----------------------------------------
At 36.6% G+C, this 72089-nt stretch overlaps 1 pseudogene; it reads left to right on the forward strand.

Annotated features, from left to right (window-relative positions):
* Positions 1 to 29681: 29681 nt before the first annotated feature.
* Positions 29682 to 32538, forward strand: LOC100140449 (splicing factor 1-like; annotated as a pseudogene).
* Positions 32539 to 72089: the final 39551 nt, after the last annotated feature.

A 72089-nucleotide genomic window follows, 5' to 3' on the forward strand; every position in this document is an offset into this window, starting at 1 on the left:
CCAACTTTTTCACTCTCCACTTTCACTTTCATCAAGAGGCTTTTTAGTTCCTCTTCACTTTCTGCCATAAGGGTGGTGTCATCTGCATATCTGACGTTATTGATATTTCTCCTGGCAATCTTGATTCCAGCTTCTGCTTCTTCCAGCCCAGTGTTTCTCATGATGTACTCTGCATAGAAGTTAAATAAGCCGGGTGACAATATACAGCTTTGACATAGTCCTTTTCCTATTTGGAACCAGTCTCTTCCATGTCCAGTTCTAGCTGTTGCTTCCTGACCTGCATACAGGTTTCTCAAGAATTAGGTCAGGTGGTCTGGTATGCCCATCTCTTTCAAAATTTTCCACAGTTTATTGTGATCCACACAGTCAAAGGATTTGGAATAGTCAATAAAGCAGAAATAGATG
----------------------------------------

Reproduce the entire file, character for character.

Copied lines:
At 36.6% G+C, this 72089-nt stretch overlaps 1 pseudogene; it reads left to right on the forward strand.

Annotated features, from left to right (window-relative positions):
* Positions 1 to 29681: 29681 nt before the first annotated feature.
* Positions 29682 to 32538, forward strand: LOC100140449 (splicing factor 1-like; annotated as a pseudogene).
* Positions 32539 to 72089: the final 39551 nt, after the last annotated feature.

A 72089-nucleotide genomic window follows, 5' to 3' on the forward strand; every position in this document is an offset into this window, starting at 1 on the left:
CCAACTTTTTCACTCTCCACTTTCACTTTCATCAAGAGGCTTTTTAGTTCCTCTTCACTTTCTGCCATAAGGGTGGTGTCATCTGCATATCTGACGTTATTGATATTTCTCCTGGCAATCTTGATTCCAGCTTCTGCTTCTTCCAGCCCAGTGTTTCTCATGATGTACTCTGCATAGAAGTTAAATAAGCCGGGTGACAATATACAGCTTTGACATAGTCCTTTTCCTATTTGGAACCAGTCTCTTCCATGTCCAGTTCTAGCTGTTGCTTCCTGACCTGCATACAGGTTTCTCAAGAATTAGGTCAGGTGGTCTGGTATGCCCATCTCTTTCAAAATTTTCCACAGTTTATTGTGATCCACACAGTCAAAGGATTTGGAATAGTCAATAAAGCAGAAATAGATG